- 4 CuCl + 4 HCl + O2 → 4 CuCl2 + 2 H2O
The overall process is:
- 2 C2H4 + O2 → 2 CH3CHO
Other organic synthetic applications
Copper(II) chloride has a variety of specialized applications in the synthesis of organic compounds. It effects chlorination of aromatic hydrocarbons- this is often performed in the presence of aluminium oxide. It is able to chlorinate the alpha position of carbonyl compounds:
CuCl2, in the presence of oxygen, can also oxidize phenols. The major product can be directed to give either a quinone or a coupled product from oxidative dimerization. The latter process provides a high-yield route to 1,1-binaphthol:
Such compounds are intermediates in the synthesis of BINAP and its derivatives
It is toxic and only concentrations below 5 ppm are allowed in drinking water by the US Environmental Protection Agency.
- ^ Wells, A.F. (1984) Structural Inorganic Chemistry, Oxford: Clarendon Press. ISBN 0-19-855370-6.
- ^ Peter Baláž (2008). Mechanochemistry in Nanoscience and Minerals Engineering. Springer. p. 167. ISBN 3540748547. http://books.google.com/?id=FldqbSffUMgC&pg=PA167.
- ^ Marina Brustolon (2009). Electron paramagnetic resonance: a practitioner's toolkit. John Wiley and Sons. p. 3. ISBN 0470258829. http://books.google.com/?id=l3F9yUSk-rgC&pg=PA3.
- ^ Greenwood, N. N. and Earnshaw, A. (1997). Chemistry of the Elements (2nd Edn.), Oxford:Butterworth-Heinemann. ISBN 0-7506-3365-4.
- ^ Naida S. Gill et al. (1967). Tetrahalo Complexes of Dipositive Metals in the First Transition Series. "Inorganic Syntheses". Inorg. Synth.. Inorganic Syntheses 9: 136–142. doi:10.1002/9780470132401.ch37. ISBN 9780470132401.
- ^ a b S. H. Bertz, E. H. Fairchild, in Handbook of Reagents for Organic Synthesis, Volume 1: Reagents, Auxiliaries and Catalysts for C-C Bond Formation, (R. M. Coates, S. E. Denmark, eds.), pp. 220-3, Wiley, New York, 1999.
- ^ W. L. F. Armarego, Christina Li Lin Chai (2009-05-22) (Google Books excerpt). Purification of Laboratory Chemicals (6th ed.). Butterworth-Heinemann. pp. 461. ISBN 1856175677. http://books.google.com/?id=PTXyS7Yj6zUC&pg=PA461.
- ^ H.Wayne Richardson, "Copper Compounds" in Ullmann's Encyclopedia of Industrial Chemistry, 2005, Wiley-VCH, Weinheim, doi:10.1002/14356007.a07_567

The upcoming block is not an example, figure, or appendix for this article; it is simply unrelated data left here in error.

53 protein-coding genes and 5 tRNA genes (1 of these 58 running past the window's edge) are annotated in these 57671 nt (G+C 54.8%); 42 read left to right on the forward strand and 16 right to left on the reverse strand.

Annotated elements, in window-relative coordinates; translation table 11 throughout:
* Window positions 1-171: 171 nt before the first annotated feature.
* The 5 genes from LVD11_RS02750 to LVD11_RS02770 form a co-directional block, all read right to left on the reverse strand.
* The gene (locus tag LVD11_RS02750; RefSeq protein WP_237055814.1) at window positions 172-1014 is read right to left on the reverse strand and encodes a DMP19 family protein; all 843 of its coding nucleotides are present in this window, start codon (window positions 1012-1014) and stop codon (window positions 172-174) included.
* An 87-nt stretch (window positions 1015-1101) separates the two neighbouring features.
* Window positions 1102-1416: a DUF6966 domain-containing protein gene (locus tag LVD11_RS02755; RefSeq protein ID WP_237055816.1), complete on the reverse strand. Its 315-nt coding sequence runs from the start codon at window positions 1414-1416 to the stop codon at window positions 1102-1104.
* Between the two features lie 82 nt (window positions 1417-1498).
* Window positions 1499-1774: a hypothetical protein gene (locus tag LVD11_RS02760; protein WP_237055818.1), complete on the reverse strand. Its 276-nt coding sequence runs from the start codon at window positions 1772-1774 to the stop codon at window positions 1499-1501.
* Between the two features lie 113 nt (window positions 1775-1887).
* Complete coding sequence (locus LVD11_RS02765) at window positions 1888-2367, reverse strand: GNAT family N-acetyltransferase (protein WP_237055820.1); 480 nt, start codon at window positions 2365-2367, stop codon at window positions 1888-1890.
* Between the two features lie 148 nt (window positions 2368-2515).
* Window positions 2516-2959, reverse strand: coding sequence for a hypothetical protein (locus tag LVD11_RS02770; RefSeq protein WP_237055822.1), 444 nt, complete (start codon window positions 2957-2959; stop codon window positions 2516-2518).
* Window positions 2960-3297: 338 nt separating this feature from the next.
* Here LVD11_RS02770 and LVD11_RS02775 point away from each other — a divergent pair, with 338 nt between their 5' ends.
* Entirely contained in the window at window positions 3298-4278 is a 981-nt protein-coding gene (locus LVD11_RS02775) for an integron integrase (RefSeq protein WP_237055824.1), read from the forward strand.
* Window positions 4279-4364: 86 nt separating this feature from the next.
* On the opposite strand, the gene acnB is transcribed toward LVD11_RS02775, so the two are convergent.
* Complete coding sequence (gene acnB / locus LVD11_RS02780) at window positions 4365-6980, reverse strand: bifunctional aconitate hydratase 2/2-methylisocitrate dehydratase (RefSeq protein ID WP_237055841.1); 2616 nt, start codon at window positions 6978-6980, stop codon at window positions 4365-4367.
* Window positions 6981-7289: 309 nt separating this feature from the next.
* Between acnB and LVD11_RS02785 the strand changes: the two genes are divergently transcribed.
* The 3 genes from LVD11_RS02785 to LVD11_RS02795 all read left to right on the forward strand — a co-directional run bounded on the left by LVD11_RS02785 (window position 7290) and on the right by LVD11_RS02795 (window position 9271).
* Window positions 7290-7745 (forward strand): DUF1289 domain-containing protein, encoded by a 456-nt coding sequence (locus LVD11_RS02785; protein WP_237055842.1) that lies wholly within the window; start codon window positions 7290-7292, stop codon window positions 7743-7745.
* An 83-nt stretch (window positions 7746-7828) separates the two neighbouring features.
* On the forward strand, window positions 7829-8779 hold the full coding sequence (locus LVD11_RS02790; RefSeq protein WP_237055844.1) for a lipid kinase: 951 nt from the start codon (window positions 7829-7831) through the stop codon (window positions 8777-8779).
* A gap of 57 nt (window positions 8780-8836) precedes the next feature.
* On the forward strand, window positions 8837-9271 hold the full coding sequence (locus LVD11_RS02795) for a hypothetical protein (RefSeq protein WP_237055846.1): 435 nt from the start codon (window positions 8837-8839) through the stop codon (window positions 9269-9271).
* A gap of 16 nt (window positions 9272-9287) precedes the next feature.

- ^ C. E. Castro, E. J. Gaughan, D. C. Owsley (1965). "Cupric Halide Halogenations". Journal of Organic Chemistry 30 (2): 587. doi:10.1021/jo01013a069.
- ^ J. Brussee, J. L. G. Groenendijk, J. M. Koppele, A. C. A. Jansen (1985). "On the mechanism of the formation of s(−)-(1, 1'-binaphthalene)-2,2'-diol via copper(II)amine complexes". Tetrahedron 41 (16): 3313. doi:10.1016/S0040-4020(01)96682-7.
- ^ Chandrasekhar, M.; Kusum L. Chandra, and Vinod K. Singh (2003). "Total Synthesis of (+)-Boronolide, (+)-Deacetylboronolide, and (+)-Dideacetylboronolide". Journal of Organic Chemistry 68 (10): 4039–4045. doi:10.1021/jo0269058. PMID 12737588.
- ^ Krishna, Palakodety Radha; G. Dayaker (2007). "A stereoselective total synthesis of (-)-andrachcinidine via an olefin cross-metathesis protocol". Tetrahedron Letters (Elsevier) 48 (41): 7279–7282. doi:10.1016/j.tetlet.2007.08.053.
- Greenwood, Norman N.; Earnshaw, Alan (1997). Chemistry of the Elements (2nd ed.). Oxford: Butterworth-Heinemann. ISBN 0080379419.
- Lide, David R. (1990). CRC handbook of chemistry and physics: a ready-reference book of chemical and physical data. Boca Raton: CRC Press. ISBN 0-8493-0471-7.
- The Merck Index, 7th edition, Merck & Co, Rahway, New Jersey, USA, 1960.
- D. Nicholls, Complexes and First-Row Transition Elements, Macmillan Press, London, 1973.
- A. F. Wells, 'Structural Inorganic Chemistry, 5th ed., Oxford University Press, Oxford, UK, 1984.
- J. March, Advanced Organic Chemistry, 4th ed., p. 723, Wiley, New York, 1992.
- Fieser & Fieser Reagents for Organic Synthesis Volume 5, p158, Wiley, New York, 1975.
- D. W. Smith (1976). "Chlorocuprates(II)". Coordination Chemistry Reviews 21 (2–3): 93–158. doi:10.1016/S0010-8545(00)80445-2.
- Copper (II) Chloride - Description and Pictures
- National Pollutant Inventory - Copper and compounds fact sheet[dead link]
Wikimedia Foundation. 2010.